By Morgan O’Connor, Marketing & High Performance Building EcoFellow
The EPA cites the transportation industry as the second largest producer of greenhouse gas emissions (GHGs) in the U.S. at 27% of all emissions, second only to electricity production at 29%. Although this statistic includes commercial airplanes, ships, trains, and freight trucks, the largest contributors are the cars that we use every day.
There are varying levels of action that we can take in order to make our commute as sustainable as possible.Read More»
By Willow Cohn, Outreach and Education EcoFellow
Have you been considering buying an electric vehicle (EV)? Well, now is the right time! In November 2016, Mass Energy launched
Drive Green, a limited-time electric vehicle discount program aiming to make choosing an EV easier. Mass Energy designed the program to include affordable, available, practical electric and plug-in hybrid electric cars. Anyone can participate and receive a discount to purchase or lease an EV at participating dealers. Drive Green is modeled after similar successful programs in Colorado and Utah and is an extension of buyers’ groups for energy consumers that Mass Energy has operated since 1982. Mass Energy is a Boston-based nonprofit working to harness the collective power of energy consumers to speed the transition to a low-carbon future. You can learn more about their programs here.
It’s a new year! As everyone is setting their goals for 2018, here are a few easy and green New Year’s resolutions that can help you make an impact on the environment!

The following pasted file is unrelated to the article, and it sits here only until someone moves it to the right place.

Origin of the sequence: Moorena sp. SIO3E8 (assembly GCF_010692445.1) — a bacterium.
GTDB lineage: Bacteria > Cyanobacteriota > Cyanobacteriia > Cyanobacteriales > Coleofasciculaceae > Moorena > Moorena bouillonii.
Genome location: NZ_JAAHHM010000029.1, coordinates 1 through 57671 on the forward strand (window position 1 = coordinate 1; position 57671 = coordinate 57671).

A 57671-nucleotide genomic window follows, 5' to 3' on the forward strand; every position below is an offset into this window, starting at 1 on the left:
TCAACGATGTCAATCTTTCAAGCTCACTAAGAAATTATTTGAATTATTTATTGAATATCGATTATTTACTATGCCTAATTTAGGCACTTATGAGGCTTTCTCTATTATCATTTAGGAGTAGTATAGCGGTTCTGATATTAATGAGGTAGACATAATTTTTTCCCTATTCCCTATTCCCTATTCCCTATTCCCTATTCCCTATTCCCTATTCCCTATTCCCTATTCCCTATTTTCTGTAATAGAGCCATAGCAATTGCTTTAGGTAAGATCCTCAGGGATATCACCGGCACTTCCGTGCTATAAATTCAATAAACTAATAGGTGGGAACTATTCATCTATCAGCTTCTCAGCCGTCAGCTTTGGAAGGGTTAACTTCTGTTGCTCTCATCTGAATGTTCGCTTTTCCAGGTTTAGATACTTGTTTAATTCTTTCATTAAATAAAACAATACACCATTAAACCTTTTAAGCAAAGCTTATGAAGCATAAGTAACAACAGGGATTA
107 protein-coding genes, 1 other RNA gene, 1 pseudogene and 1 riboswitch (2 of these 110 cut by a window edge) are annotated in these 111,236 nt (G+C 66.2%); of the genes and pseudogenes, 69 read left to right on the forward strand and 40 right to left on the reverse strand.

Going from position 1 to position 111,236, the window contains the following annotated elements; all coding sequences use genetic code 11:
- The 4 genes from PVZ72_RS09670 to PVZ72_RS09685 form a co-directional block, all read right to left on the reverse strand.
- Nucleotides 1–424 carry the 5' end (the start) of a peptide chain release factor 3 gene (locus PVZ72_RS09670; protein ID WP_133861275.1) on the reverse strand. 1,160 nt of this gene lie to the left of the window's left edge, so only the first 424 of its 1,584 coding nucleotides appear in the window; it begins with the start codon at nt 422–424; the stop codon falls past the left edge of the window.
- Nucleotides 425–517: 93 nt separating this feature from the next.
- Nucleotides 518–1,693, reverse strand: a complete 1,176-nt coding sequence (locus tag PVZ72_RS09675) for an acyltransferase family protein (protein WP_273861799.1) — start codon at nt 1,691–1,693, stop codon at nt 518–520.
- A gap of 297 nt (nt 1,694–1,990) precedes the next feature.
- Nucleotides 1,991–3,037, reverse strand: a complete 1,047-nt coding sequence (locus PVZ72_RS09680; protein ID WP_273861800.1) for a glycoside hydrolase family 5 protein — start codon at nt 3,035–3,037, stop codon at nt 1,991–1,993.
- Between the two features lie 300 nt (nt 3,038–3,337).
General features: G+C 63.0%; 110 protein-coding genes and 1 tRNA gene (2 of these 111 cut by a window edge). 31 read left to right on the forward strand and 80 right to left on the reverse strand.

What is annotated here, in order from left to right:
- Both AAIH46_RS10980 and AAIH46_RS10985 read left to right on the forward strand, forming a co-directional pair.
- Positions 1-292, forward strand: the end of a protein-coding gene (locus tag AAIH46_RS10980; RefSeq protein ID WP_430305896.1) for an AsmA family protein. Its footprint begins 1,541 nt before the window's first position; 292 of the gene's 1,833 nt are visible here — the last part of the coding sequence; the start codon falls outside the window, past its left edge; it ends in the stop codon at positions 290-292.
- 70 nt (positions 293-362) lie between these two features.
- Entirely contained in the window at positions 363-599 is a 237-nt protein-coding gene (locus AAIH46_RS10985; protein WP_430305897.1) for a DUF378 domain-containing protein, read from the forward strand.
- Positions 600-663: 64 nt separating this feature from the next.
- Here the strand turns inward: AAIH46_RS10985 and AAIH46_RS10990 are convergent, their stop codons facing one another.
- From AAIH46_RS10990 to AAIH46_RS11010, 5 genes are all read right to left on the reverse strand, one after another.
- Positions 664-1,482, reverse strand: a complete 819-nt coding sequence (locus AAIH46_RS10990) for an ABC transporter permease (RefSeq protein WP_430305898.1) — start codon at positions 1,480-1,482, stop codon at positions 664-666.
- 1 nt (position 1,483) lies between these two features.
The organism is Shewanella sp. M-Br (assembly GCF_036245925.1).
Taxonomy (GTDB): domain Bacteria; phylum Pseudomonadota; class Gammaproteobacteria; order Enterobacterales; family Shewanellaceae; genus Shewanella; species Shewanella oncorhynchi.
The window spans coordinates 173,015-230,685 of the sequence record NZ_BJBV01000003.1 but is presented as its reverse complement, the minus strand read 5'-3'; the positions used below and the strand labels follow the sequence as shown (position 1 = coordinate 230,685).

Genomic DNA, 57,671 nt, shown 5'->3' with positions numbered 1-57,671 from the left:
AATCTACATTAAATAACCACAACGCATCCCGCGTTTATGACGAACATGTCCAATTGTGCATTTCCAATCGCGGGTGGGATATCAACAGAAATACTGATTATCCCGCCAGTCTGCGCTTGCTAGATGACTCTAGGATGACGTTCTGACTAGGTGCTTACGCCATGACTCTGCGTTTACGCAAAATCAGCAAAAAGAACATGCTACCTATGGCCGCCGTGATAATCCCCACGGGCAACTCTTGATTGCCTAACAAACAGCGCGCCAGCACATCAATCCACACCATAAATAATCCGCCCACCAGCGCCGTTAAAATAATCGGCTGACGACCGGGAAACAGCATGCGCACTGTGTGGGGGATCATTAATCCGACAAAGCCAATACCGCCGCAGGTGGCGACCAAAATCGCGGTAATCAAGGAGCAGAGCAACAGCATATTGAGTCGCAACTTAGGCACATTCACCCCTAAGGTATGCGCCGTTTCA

By Morgan O’Connor, Marketing and High Performance Building EcoFellow
This is a question we hear a lot this time of year. People often divide into two camps – artificial trees and living trees. There are a lot of factors that go into why someone chooses one over the other, some people have always grown up with living trees, others prefer the convenience of artificial trees, both of which are valid reasons, but it is important to clear up any misconceptions around which is more sustainable.
For the most part, choosing a real tree is better for the environment. It may be hard to reconcile this fact as you cut down a tree every year at the start of the Christmas season, but if you walked through the life cycle of an artificial tree it would be clear why. Artificial trees are commonly made of PVC, or polyvinyl chloride, which is listed as a carcinogen by the National Toxicology Program.Read More»
This past week, four of the EcoFellows participated in the Bard College C2C Fellows Network program. This is a national program for undergraduates and recent graduates aspiring for leadership positions in sustainable policy, politics and business. This two-and-a-half-day conference provided a great opportunity for us to learn about potential sustainability career paths we can take as well as network with other young environmental professionals.Read More»